N95 Face Masks Protect From Wildfire Smoke Inhalation

We’ve had lots of rain in Utah this year, and rain brings extra vegetation which can lead to late summer wildfires if temperatures rise quickly. Overall, officials are expecting fewer fires. However, we live less than a quarter of a mile from the mountains. So, one emergency item that keeps coming to my mind to buy is N95 respirators. Especially those that fit the faces of children.

LA Times

Appropriate masks disappeared quickly after the California wildfires. According to an article in the LA Times, the type of mask to get is an N95 respirators or P100 masks. A surgical mask or a hardware store dust mask will NOT protect your lungs from wildfire smoke particulates.

LA Times

“The mask should have two straps — one placed below the ears and one above. And it should seal tightly to your face.”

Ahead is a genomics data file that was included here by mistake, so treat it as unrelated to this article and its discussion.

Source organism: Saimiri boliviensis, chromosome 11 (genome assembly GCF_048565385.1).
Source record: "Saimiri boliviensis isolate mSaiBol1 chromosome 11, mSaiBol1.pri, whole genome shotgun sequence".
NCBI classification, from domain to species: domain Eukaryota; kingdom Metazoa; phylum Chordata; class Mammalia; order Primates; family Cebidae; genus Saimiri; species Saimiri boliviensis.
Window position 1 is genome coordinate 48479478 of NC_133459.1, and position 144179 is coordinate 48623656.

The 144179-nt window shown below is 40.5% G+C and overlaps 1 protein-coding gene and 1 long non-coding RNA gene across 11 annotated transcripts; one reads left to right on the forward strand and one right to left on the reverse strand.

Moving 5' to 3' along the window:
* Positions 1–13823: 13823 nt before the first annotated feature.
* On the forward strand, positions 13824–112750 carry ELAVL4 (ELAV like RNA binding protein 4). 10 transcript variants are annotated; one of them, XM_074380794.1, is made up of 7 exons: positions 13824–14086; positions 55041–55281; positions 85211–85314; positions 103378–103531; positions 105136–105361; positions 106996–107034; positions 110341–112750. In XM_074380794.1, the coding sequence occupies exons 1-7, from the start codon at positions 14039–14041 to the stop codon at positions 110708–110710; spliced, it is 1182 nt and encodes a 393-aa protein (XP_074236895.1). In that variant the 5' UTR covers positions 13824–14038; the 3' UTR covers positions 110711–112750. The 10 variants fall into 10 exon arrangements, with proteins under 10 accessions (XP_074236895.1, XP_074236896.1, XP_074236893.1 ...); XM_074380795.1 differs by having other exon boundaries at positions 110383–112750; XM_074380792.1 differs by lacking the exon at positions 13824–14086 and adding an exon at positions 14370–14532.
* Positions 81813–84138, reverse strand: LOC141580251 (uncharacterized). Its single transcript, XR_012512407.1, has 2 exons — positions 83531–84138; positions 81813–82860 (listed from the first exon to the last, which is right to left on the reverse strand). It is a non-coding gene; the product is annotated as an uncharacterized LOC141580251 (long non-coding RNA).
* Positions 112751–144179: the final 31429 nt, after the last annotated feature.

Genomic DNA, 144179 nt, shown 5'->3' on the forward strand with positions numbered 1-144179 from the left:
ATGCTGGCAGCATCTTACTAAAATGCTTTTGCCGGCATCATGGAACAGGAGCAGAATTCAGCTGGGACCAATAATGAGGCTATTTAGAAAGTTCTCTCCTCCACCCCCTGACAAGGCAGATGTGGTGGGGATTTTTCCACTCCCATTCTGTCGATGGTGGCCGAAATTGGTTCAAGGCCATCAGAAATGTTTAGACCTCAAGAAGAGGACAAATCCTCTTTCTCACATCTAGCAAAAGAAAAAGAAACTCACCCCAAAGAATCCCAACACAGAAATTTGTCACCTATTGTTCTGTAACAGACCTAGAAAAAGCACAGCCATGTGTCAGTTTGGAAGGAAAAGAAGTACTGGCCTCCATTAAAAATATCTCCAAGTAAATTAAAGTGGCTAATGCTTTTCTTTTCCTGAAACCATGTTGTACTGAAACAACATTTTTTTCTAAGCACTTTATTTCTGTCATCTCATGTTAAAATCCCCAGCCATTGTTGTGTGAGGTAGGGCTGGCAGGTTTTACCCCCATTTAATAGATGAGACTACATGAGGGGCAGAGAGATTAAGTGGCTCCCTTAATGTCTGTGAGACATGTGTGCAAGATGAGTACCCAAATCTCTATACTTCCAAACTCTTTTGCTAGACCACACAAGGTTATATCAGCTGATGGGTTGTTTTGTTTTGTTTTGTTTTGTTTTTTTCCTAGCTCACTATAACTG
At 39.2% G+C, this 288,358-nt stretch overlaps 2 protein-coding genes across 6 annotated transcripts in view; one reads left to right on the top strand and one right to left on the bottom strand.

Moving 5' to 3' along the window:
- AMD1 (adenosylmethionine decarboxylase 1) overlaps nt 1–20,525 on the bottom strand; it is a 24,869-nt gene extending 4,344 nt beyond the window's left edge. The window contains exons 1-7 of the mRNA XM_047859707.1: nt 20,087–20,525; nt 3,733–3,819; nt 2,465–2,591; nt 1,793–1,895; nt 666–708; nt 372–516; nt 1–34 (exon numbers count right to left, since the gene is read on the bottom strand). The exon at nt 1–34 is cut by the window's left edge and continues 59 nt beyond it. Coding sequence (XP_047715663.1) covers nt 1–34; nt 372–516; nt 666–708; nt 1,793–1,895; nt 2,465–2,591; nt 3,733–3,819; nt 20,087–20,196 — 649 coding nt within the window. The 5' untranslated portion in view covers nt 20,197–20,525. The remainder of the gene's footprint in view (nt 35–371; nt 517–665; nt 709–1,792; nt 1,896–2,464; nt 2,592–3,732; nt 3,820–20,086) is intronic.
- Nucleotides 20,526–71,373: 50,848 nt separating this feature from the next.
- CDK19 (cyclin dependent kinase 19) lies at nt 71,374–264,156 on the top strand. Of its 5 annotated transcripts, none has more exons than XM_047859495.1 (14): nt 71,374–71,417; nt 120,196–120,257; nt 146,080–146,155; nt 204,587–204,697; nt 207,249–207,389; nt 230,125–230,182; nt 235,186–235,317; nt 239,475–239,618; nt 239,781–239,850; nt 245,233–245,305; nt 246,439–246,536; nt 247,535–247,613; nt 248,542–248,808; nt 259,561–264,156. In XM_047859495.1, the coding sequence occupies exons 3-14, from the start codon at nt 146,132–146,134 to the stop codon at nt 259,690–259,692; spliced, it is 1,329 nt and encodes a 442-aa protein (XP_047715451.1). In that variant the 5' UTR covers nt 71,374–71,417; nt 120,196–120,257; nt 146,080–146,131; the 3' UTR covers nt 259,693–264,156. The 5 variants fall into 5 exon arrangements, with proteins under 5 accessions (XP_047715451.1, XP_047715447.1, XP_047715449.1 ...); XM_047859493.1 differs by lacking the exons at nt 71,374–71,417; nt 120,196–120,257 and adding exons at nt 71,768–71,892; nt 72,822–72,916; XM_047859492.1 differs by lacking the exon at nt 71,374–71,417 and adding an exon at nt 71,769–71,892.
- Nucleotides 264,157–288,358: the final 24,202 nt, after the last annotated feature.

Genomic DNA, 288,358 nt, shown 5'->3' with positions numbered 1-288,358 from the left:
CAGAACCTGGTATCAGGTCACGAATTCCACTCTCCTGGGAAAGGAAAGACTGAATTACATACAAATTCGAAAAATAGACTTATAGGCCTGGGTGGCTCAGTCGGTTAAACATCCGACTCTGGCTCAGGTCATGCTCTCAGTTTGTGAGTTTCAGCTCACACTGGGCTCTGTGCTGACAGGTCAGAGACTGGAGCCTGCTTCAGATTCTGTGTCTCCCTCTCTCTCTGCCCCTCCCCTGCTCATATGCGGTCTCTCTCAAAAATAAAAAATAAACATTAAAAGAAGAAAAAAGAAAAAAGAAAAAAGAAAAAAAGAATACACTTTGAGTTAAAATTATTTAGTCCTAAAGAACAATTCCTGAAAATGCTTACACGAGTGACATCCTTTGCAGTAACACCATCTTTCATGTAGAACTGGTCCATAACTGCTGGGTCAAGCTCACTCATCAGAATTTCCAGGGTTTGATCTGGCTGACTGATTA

The FDA says: “The ‘N95’ designation means that when subjected to careful testing, the respirator blocks at least 95 percent of very small (0.3 micron) test particles. If properly fitted, the filtration capabilities of N95 respirators exceed those of face masks. However, even a properly fitted N95 respirator does not completely eliminate the risk of illness or death.

“N95 respirators are not designed for children or people with facial hair. Because a proper fit cannot be achieved on children and people with facial hair, the N95 respirator may not provide full protection.”


Safety N95 Particulate Respirator w/Exhalation

Adult masks don’t fit well on children’s faces either, so I’m adding some Ligart kid-sized masks to my supplies for the grandkids and neighborhood kids. Better safe than sorry, and ahead of the demand.




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